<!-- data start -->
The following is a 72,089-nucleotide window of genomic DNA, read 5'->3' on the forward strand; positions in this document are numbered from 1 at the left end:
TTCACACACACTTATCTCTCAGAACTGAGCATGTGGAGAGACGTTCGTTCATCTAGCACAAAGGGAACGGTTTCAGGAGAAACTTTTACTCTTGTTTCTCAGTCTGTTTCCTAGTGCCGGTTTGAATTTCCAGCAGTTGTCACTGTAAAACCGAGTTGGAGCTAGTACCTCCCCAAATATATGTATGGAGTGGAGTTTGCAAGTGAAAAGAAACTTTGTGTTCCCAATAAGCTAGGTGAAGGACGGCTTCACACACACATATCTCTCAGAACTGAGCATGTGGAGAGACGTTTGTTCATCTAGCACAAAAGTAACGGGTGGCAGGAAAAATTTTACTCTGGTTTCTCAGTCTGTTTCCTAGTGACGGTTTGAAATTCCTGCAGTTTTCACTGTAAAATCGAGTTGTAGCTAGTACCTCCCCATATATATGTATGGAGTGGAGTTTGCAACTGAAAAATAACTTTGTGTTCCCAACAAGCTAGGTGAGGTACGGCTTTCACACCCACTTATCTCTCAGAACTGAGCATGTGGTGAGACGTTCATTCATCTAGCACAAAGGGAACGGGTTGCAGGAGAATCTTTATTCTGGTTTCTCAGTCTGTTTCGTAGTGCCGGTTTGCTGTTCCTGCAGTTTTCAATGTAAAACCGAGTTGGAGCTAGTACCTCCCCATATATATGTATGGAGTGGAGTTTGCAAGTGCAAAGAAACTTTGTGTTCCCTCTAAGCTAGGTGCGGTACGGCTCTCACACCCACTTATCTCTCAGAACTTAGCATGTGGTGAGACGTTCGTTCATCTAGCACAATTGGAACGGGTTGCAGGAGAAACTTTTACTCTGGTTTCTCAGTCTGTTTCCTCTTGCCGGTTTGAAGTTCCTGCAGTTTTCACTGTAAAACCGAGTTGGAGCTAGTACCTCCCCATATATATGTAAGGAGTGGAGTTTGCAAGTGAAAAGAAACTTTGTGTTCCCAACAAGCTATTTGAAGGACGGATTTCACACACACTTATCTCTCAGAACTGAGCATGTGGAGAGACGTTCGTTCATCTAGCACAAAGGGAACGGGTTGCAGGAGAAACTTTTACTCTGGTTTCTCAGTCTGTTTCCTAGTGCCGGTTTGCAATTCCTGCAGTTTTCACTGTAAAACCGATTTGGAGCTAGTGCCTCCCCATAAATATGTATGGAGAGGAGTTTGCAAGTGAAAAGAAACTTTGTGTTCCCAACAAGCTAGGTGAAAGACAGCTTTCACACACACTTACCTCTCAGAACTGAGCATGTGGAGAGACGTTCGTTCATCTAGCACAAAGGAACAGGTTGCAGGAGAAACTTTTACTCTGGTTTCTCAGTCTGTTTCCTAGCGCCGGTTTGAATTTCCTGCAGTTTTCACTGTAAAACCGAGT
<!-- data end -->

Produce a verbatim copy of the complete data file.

The following is a 72,089-nucleotide window of genomic DNA, read 5'->3' on the forward strand; positions in this document are numbered from 1 at the left end:
TTCACACACACTTATCTCTCAGAACTGAGCATGTGGAGAGACGTTCGTTCATCTAGCACAAAGGGAACGGTTTCAGGAGAAACTTTTACTCTTGTTTCTCAGTCTGTTTCCTAGTGCCGGTTTGAATTTCCAGCAGTTGTCACTGTAAAACCGAGTTGGAGCTAGTACCTCCCCAAATATATGTATGGAGTGGAGTTTGCAAGTGAAAAGAAACTTTGTGTTCCCAATAAGCTAGGTGAAGGACGGCTTCACACACACATATCTCTCAGAACTGAGCATGTGGAGAGACGTTTGTTCATCTAGCACAAAAGTAACGGGTGGCAGGAAAAATTTTACTCTGGTTTCTCAGTCTGTTTCCTAGTGACGGTTTGAAATTCCTGCAGTTTTCACTGTAAAATCGAGTTGTAGCTAGTACCTCCCCATATATATGTATGGAGTGGAGTTTGCAACTGAAAAATAACTTTGTGTTCCCAACAAGCTAGGTGAGGTACGGCTTTCACACCCACTTATCTCTCAGAACTGAGCATGTGGTGAGACGTTCATTCATCTAGCACAAAGGGAACGGGTTGCAGGAGAATCTTTATTCTGGTTTCTCAGTCTGTTTCGTAGTGCCGGTTTGCTGTTCCTGCAGTTTTCAATGTAAAACCGAGTTGGAGCTAGTACCTCCCCATATATATGTATGGAGTGGAGTTTGCAAGTGCAAAGAAACTTTGTGTTCCCTCTAAGCTAGGTGCGGTACGGCTCTCACACCCACTTATCTCTCAGAACTTAGCATGTGGTGAGACGTTCGTTCATCTAGCACAATTGGAACGGGTTGCAGGAGAAACTTTTACTCTGGTTTCTCAGTCTGTTTCCTCTTGCCGGTTTGAAGTTCCTGCAGTTTTCACTGTAAAACCGAGTTGGAGCTAGTACCTCCCCATATATATGTAAGGAGTGGAGTTTGCAAGTGAAAAGAAACTTTGTGTTCCCAACAAGCTATTTGAAGGACGGATTTCACACACACTTATCTCTCAGAACTGAGCATGTGGAGAGACGTTCGTTCATCTAGCACAAAGGGAACGGGTTGCAGGAGAAACTTTTACTCTGGTTTCTCAGTCTGTTTCCTAGTGCCGGTTTGCAATTCCTGCAGTTTTCACTGTAAAACCGATTTGGAGCTAGTGCCTCCCCATAAATATGTATGGAGAGGAGTTTGCAAGTGAAAAGAAACTTTGTGTTCCCAACAAGCTAGGTGAAAGACAGCTTTCACACACACTTACCTCTCAGAACTGAGCATGTGGAGAGACGTTCGTTCATCTAGCACAAAGGAACAGGTTGCAGGAGAAACTTTTACTCTGGTTTCTCAGTCTGTTTCCTAGCGCCGGTTTGAATTTCCTGCAGTTTTCACTGTAAAACCGAGT